The Guidance reiterates what is said in legislation namely that the intention can change over time.
The Guidance sets out some general rules.
A trader dealing with land exists where land and/or property is acquired or developed with a view to making a profit on its disposal. This is in contrast with a situation where a property is acquired for investment, but over time that property may increase in value and a profit may therefore be realised from its eventual disposal. This increase in value may arise as a result of movement in the property market or action taken by an owner to enhance the value of the property for investment purposes. To establish if an individual or company is trading, the facts of each case are key. The Guidance lists out the factors which could have an impact when considering if the business is carrying on a trade or investment in respect of land. This list is not definitive and each case would depend on its individual facts and circumstances -
- Length of time the land is owned.
- Intention at purchase date.
- Any change of intention.
- How the acquisition is funded.
- The usage of the property by the owner.
- Whether it is developed or improved (rather than repaired) before a disposal.
- Whether there is a connection with the existing trade - for example a builder buying a property to renovate and sell.
The Guidance then goes onto say that a "slice of the action" contract or similar arrangement, e.g. an overage provision on the sale, is to be regarded as trading for these purposes.
The way in which a transaction is initially financed could be very important. A short term bridging loan to cover the time a property is redeveloped for example could indicate a trade; whereas a ten year buy to let loan is more indicative of an investment.
HMRC Guidance then gives a number of examples -
A non-resident property investor purchases a property with the primary purpose of realising rental income from the land purchased. When the investor purchased the land one of the factors they considered was likely capital appreciation of the land. After letting out the property for 7 years they make some repairs and dispose of the land. This is an example of an investment not trading transaction. The main purpose of the transaction is the rental income. Whilst the long term capital appreciation could be a reasonable expectation, it is clearly not a profit from a disguised trading transaction and would not therefore meet condition A.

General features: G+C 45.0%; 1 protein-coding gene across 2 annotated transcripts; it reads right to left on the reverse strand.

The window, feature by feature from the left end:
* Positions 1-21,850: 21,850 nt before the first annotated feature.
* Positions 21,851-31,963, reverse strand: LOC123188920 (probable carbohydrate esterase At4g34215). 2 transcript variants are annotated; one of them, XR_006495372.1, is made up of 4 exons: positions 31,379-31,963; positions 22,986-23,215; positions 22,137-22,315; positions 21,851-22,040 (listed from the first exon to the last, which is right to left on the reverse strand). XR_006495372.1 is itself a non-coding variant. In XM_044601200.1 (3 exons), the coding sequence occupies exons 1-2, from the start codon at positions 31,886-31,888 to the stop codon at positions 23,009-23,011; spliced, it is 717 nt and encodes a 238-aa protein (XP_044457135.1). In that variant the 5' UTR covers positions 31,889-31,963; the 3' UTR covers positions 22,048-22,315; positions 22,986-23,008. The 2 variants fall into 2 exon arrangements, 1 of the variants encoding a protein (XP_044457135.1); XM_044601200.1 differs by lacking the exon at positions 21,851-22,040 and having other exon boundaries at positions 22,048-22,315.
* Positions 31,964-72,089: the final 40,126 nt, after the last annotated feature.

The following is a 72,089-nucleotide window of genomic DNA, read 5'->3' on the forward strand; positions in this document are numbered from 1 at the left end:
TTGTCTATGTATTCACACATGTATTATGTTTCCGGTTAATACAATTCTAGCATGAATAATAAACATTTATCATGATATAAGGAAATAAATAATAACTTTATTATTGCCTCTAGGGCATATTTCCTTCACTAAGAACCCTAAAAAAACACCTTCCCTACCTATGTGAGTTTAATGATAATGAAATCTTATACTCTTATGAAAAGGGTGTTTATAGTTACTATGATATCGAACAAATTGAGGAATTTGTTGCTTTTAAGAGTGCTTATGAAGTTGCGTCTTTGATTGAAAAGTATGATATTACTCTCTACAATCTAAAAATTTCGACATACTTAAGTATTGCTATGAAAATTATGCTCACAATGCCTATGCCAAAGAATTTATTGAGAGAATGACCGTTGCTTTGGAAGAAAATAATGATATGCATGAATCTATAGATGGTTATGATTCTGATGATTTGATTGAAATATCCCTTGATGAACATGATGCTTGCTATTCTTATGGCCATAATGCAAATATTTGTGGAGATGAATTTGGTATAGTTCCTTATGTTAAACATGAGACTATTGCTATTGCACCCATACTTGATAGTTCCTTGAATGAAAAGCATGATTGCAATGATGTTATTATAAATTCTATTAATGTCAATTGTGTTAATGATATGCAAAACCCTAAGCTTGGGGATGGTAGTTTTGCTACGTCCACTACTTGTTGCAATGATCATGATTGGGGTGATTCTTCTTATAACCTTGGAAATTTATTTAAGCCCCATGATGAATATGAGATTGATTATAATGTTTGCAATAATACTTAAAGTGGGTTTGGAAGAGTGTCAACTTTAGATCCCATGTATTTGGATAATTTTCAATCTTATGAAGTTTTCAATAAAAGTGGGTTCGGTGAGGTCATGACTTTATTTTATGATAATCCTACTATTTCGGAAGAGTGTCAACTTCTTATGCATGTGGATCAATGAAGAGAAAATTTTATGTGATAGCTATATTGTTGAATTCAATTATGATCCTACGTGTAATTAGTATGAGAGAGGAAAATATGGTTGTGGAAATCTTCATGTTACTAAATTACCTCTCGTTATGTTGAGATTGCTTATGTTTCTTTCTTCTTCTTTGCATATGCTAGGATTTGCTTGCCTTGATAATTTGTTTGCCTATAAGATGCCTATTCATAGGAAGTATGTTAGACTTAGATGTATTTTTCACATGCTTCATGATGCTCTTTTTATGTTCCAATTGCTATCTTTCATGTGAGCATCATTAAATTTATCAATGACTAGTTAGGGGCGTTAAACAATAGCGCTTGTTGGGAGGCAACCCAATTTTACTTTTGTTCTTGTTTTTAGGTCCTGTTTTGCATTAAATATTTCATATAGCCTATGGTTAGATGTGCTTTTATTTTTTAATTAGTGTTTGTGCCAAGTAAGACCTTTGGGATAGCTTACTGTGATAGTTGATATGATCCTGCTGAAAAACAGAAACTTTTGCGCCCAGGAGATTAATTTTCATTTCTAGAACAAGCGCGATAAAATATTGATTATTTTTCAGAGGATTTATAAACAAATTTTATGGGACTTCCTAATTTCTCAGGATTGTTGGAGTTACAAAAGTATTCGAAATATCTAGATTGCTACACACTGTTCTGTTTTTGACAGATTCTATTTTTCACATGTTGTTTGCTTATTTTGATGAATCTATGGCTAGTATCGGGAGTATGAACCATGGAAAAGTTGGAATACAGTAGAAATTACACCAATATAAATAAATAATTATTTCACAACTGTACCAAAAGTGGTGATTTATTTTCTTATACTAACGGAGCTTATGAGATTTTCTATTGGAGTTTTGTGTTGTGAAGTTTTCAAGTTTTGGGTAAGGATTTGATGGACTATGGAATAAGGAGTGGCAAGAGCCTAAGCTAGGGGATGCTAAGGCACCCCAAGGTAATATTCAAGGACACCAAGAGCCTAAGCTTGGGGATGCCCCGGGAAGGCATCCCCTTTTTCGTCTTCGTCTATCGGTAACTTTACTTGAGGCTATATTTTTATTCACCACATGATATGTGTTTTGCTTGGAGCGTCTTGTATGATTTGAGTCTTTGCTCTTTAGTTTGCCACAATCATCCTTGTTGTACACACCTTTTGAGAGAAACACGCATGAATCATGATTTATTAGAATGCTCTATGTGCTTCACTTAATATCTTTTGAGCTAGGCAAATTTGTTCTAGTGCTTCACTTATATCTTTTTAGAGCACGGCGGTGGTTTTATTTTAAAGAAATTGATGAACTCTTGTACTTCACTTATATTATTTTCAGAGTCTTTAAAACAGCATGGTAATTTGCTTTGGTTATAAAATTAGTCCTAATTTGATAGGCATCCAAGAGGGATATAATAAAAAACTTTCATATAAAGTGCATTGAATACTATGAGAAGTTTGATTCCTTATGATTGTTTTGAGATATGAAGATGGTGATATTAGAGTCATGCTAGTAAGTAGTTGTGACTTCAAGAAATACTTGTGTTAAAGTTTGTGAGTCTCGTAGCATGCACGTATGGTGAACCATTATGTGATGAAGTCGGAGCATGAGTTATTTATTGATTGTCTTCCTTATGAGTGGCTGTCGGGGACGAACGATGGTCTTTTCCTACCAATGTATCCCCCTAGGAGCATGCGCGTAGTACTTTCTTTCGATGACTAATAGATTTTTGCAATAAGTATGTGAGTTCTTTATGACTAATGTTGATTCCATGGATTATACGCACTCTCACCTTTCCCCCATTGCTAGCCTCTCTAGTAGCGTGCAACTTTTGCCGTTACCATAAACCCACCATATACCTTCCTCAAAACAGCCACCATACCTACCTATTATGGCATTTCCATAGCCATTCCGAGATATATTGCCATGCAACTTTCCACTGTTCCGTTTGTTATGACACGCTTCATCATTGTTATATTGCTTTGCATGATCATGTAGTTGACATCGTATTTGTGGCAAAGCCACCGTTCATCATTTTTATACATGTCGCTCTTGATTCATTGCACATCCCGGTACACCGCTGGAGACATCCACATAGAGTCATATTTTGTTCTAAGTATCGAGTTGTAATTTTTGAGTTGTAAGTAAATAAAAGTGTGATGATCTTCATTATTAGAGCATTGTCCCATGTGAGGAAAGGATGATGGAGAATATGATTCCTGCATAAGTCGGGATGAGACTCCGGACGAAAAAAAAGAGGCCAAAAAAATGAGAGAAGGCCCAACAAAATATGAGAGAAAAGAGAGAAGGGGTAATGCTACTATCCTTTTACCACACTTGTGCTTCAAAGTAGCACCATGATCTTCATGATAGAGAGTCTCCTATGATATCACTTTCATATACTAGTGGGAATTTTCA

A non-resident property investor purchases a property with the intention of developing then selling the property. After developing the property they let it out for 6 months while they wait for the market to pick up. In this instance a main purpose of acquiring the land, was to realise a profit from disposing of the land and condition A would be met.
An individual property investor acquires an old block of flats. They rent the flats out for several years then decide to build new flats on the site. They obtain planning permission for a new development which they complete and sell.
In this example there has been a change of intention and Section 517L ITA 2007 will apply. Only the profit relating to the period after the change of intention should be taxed as a trading profit. The portion relating to the period where there was an investment intention should not be included in the tax calculation.
Please see BIM60825 for details on apportionment.
Company X purchases 100% of the share capital of company Y, which owns a UK property on investment account. Company X has the intention of realising a profit in a manner consistent with trading activity, by procuring company Y that sells the property. T
his would fall under Condition B.
In this example there has been a change of intention and Section 356OL CTA 2010 will apply. Only the profit relating to the period after the change of intention should be taxed as a trading profit. The portion relating to the period where there was an investment intention should not be included in the tax calculation.
Please see BIM60825 for details on apportionment.
An individual purchases a rundown block of flats. They intend to develop the flats into luxury apartments. After development they intend to keep 55 for rental and sell 45. In this instance a main purpose of acquiring the land was to realise a profit or gain from disposing of it so condition A would be met. The profit relating to the 45 apartments should be taxed as trading income. Where it is not possible to specifically identify costs relating to the 45 apartments just and reasonable apportionment should be used.